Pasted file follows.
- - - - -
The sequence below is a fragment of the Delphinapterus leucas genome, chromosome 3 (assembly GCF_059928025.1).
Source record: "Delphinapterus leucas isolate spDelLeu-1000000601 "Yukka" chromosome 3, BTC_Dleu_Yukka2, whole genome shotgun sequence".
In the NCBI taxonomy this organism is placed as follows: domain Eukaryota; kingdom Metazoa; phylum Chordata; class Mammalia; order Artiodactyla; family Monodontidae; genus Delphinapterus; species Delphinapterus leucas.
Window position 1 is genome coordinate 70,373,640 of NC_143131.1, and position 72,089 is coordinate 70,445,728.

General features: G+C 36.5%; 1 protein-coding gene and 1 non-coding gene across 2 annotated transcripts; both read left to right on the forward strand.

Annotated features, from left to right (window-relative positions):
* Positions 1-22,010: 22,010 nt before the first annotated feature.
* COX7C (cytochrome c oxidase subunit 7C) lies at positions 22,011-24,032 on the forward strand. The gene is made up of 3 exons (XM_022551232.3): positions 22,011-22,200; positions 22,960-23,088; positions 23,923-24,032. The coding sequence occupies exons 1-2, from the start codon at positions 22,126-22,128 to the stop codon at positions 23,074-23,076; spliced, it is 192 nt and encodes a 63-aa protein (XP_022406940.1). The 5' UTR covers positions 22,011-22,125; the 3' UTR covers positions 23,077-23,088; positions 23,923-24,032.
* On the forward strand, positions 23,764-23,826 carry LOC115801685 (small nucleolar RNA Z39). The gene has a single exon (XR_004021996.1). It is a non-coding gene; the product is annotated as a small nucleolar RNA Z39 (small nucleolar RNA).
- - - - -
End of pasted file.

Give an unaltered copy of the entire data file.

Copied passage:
The sequence below is a fragment of the Delphinapterus leucas genome, chromosome 3 (assembly GCF_059928025.1).
Source record: "Delphinapterus leucas isolate spDelLeu-1000000601 "Yukka" chromosome 3, BTC_Dleu_Yukka2, whole genome shotgun sequence".
In the NCBI taxonomy this organism is placed as follows: domain Eukaryota; kingdom Metazoa; phylum Chordata; class Mammalia; order Artiodactyla; family Monodontidae; genus Delphinapterus; species Delphinapterus leucas.
Window position 1 is genome coordinate 70,373,640 of NC_143131.1, and position 72,089 is coordinate 70,445,728.

General features: G+C 36.5%; 1 protein-coding gene and 1 non-coding gene across 2 annotated transcripts; both read left to right on the forward strand.

Annotated features, from left to right (window-relative positions):
* Positions 1-22,010: 22,010 nt before the first annotated feature.
* COX7C (cytochrome c oxidase subunit 7C) lies at positions 22,011-24,032 on the forward strand. The gene is made up of 3 exons (XM_022551232.3): positions 22,011-22,200; positions 22,960-23,088; positions 23,923-24,032. The coding sequence occupies exons 1-2, from the start codon at positions 22,126-22,128 to the stop codon at positions 23,074-23,076; spliced, it is 192 nt and encodes a 63-aa protein (XP_022406940.1). The 5' UTR covers positions 22,011-22,125; the 3' UTR covers positions 23,077-23,088; positions 23,923-24,032.
* On the forward strand, positions 23,764-23,826 carry LOC115801685 (small nucleolar RNA Z39). The gene has a single exon (XR_004021996.1). It is a non-coding gene; the product is annotated as a small nucleolar RNA Z39 (small nucleolar RNA).